Because of her documented injuries and medals, Johnson’s experience with continuing care through the VA was mostly positive. But as she became more active in advocating for veterans throughout the state, she realized that her situation was not necessarily the norm.
“I had access that many veterans didn’t have,” said Johnson, a South Dakota State University alum who serves as the school’s coordinator of veteran affairs. “There are people, some of whom went through more than I experienced, who have had to scratch and claw their way into the system. That’s a serious flaw in the process.”
Many of these issues stem from implementation of the VA Mission Act of 2018, which established a Community Care program with the aim of integrating VA medical facilities with private doctors and clinics. This partial privatization was meant to allow more veterans, especially those in rural or remote areas, to receive care without having to physically travel to a VA facility.
But Rounds, one of just five senators to vote against the Mission Act in the Senate, points out that the process creates bureaucratic hurdles. Appointments and claims still must be processed and approved through Veterans Affairs, which in many cases lacks the staff and infrastructure to meet the demand, Rounds said.
“They put gatekeepers in place to keep veterans away from local doctors,” said Rounds, who attended a forum in Sioux Falls in February 2022 to hear veterans air grievances about Community Care in the Sioux Falls VA Health Care System, which serves about 30,000 enrollees. “We wanted to open it up so vets could go to the doctor of their choice and the VA would pick up the bill.”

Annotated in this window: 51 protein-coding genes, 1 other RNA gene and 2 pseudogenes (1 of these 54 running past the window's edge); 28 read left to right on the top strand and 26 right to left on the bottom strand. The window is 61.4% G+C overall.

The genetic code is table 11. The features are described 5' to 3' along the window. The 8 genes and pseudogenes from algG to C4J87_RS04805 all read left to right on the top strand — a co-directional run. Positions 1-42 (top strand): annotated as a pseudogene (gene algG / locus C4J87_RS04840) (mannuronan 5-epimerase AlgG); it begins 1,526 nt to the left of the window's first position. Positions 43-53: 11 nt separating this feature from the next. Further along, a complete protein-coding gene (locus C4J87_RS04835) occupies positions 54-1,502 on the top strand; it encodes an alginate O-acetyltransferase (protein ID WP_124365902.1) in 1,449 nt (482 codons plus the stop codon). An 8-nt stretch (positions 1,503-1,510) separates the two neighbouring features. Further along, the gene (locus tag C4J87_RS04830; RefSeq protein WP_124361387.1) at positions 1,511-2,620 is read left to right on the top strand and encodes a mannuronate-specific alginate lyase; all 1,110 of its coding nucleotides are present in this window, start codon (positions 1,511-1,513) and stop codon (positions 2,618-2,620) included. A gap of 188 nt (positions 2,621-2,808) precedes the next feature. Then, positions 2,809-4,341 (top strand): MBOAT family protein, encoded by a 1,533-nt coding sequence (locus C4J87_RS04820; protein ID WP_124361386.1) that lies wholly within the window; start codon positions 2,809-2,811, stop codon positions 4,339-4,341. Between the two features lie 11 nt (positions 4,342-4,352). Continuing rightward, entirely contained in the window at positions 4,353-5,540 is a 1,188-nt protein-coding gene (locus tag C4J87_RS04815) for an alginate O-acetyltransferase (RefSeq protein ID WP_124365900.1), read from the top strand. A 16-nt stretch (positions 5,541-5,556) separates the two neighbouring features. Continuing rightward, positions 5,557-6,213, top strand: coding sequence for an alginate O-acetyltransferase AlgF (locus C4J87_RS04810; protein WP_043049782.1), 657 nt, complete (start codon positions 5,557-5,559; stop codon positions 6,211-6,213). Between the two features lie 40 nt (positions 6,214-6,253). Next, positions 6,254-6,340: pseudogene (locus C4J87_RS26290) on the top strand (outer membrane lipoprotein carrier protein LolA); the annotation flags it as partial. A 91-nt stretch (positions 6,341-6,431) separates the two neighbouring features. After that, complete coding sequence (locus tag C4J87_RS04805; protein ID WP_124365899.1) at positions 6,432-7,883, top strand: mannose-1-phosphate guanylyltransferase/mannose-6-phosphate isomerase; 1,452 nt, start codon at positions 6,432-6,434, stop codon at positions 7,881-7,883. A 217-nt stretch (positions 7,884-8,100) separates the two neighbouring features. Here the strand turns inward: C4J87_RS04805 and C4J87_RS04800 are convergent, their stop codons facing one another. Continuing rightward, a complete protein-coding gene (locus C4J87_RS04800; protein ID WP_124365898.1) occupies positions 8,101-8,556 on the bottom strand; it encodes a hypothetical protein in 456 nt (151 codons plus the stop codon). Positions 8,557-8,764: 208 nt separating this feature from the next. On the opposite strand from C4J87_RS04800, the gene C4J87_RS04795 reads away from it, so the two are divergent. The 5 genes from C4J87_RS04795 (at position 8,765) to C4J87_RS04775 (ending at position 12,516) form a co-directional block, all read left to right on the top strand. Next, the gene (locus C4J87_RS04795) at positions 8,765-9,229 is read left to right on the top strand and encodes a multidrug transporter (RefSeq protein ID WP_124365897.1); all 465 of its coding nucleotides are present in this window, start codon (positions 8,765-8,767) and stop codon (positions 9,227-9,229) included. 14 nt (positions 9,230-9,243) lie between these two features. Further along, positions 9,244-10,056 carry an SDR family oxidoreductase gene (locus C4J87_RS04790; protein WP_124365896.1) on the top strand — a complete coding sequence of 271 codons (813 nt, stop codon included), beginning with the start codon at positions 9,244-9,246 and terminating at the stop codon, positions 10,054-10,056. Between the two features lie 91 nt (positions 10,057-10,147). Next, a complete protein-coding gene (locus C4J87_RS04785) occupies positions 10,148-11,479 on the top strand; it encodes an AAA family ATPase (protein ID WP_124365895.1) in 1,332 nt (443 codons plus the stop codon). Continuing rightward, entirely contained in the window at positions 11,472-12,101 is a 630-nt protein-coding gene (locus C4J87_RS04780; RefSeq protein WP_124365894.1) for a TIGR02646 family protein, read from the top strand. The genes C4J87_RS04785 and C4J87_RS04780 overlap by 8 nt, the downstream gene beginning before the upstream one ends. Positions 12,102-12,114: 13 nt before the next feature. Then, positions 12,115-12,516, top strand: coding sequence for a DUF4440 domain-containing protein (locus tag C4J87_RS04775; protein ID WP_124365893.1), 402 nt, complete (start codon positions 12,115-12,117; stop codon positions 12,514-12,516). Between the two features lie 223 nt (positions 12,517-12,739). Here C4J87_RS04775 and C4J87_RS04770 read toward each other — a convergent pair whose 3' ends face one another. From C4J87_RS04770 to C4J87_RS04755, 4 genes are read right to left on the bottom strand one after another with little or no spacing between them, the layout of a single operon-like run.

In September 2020, the U.S. Government Accountability Office released a review of the Community Care program nationally, noting that the VA had not established a “timeliness goal” for veteran care and that the program was understaffed in many locations. It also pointed out that few community providers were using the VA’s software system to exchange information electronically, leading to backlogs and extended wait times for claims or appointments.
Earlier this year, Lisa Simoneau was reassigned as director of the Sioux Falls VA Health Care System amid concerns about the program, including reports that some vets were placed on hold for nearly an hour as they tried to make appointments. The acting director is Dr. Timothy Pendergrass, who was not made available for an interview with News Watch. Pendergrass said in a statement that the longest wait time for the week of July 25-29 was four minutes and the average time a scheduler was on the phone was 3:39, according to Sioux Falls VA data.
“We continue to make improvements to provide the best care for our veterans,” Pendergrass wrote in the statement. “Reducing call times was one of our main priorities since this issue was identified and over the last six months, we have made significant changes and improved processes to make scheduling care in the community easier for veterans.”